Coping With CABANA: Despite Trial Flaws, A-fib Experts Say Lessons Have Been Learned

Most physicians say the study backs up their current use of ablation and offers new information to use in discussions with their patients.

Coping With CABANA: Despite Trial Flaws, A-fib Experts Say Lessons Have Been Learned

LISBON, Portugal—Ten months after they were first presented, the results of the CABANA trial were finally published in JAMA, rekindling the debate about what can be taken away from a trial that failed to demonstrate the superiority of catheter ablation over medical therapy for A-fib on the trial’s primary endpoint.

High patient crossovers and event rates that were much lower than expected dampened the study’s statistical power. But the crossovers, in particular, also help explain why the trial seems to be getting more leeway than others that haven’t met with success for their primary endpoint, with talk turning to the secondary analyses to ask what lessons can be learned.

Bringing his perspective as a physician who refers patients for A-fib ablation (but does not perform it himself) and also as a clinical trialist who has overseen a high-profile trial that missed its primary endpoint (SYMPLICITY HTN-3), Deepak Bhatt, MD (Brigham and Women’s Hospital, Boston, MA), said that looking for useful information in neutral trials is justified given that thousands of patients, along with physicians and researchers, have devoted the time to making them happen.

“I don’t believe in just worshiping at the altar of the P value such that if it’s less than 0.05, you throw out everything,” Bhatt told TCTMD. “I think we can really lose a lot of valuable information.”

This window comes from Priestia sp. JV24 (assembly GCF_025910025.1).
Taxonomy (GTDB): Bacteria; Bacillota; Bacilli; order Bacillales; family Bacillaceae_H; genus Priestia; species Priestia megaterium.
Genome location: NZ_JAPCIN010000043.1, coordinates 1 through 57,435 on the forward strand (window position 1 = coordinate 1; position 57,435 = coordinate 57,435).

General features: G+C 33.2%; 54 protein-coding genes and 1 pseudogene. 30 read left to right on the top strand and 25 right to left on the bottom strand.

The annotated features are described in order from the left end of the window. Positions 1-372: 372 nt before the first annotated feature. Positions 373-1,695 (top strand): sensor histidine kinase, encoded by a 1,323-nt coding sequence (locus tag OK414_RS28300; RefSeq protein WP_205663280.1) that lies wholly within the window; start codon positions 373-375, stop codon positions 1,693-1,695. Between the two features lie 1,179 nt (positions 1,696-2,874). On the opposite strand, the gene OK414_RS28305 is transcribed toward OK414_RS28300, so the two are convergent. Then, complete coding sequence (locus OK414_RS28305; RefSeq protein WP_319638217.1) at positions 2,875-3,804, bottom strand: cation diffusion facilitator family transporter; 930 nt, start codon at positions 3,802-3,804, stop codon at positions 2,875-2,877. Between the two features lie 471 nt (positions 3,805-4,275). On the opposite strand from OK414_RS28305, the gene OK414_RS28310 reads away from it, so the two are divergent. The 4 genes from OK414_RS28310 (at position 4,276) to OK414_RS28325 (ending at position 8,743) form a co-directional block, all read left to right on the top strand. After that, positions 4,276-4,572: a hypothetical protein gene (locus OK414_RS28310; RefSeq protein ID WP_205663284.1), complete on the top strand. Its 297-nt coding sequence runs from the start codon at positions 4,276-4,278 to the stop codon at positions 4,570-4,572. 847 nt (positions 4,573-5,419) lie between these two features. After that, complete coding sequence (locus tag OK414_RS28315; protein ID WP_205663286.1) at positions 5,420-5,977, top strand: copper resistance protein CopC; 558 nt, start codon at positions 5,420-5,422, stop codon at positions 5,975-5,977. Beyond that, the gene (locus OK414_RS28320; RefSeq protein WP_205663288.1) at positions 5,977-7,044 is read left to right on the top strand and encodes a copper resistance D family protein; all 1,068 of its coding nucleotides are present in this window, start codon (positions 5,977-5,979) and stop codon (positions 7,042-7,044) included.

That’s not to say that the statistical plans set up ahead of time aren’t important, Bhatt stressed.

“I do think we have to respect statistics and can’t just randomly decide what to believe and what not to believe or only believe those things that are in line with our preexisting biases and discount the others. The statistics do help keep us honest that way,” he said. “But I think the trial overall [CABANA] has a lot of positive findings that are in keeping with what I see in clinical practice, what’s been reported in large real-world registries, and is also concordant with other randomized data sets, such as the CAPTAF trial that was also recently published in JAMA,” as well as the CASTLE-AF trial in patients with heart failure.

Christine Albert, MD (Brigham and Women’s Hospital), agreed with Bhatt about the importance of the statistics, but also said it was appropriate to delve beyond the primary endpoint results of CABANA—which she acknowledged did not show a benefit for catheter ablation—to pull out useful information.

“I think because this is such a large trial of AF ablation and because the reason that we primarily do AF ablation at this point is because of quality of life and to improve symptoms, that to throw out all those other important lessons that we learn would be a shame,” she told TCTMD, pointing out that the separate quality-of-life analysis of the CABANA trial showed greater gains in the ablation arm.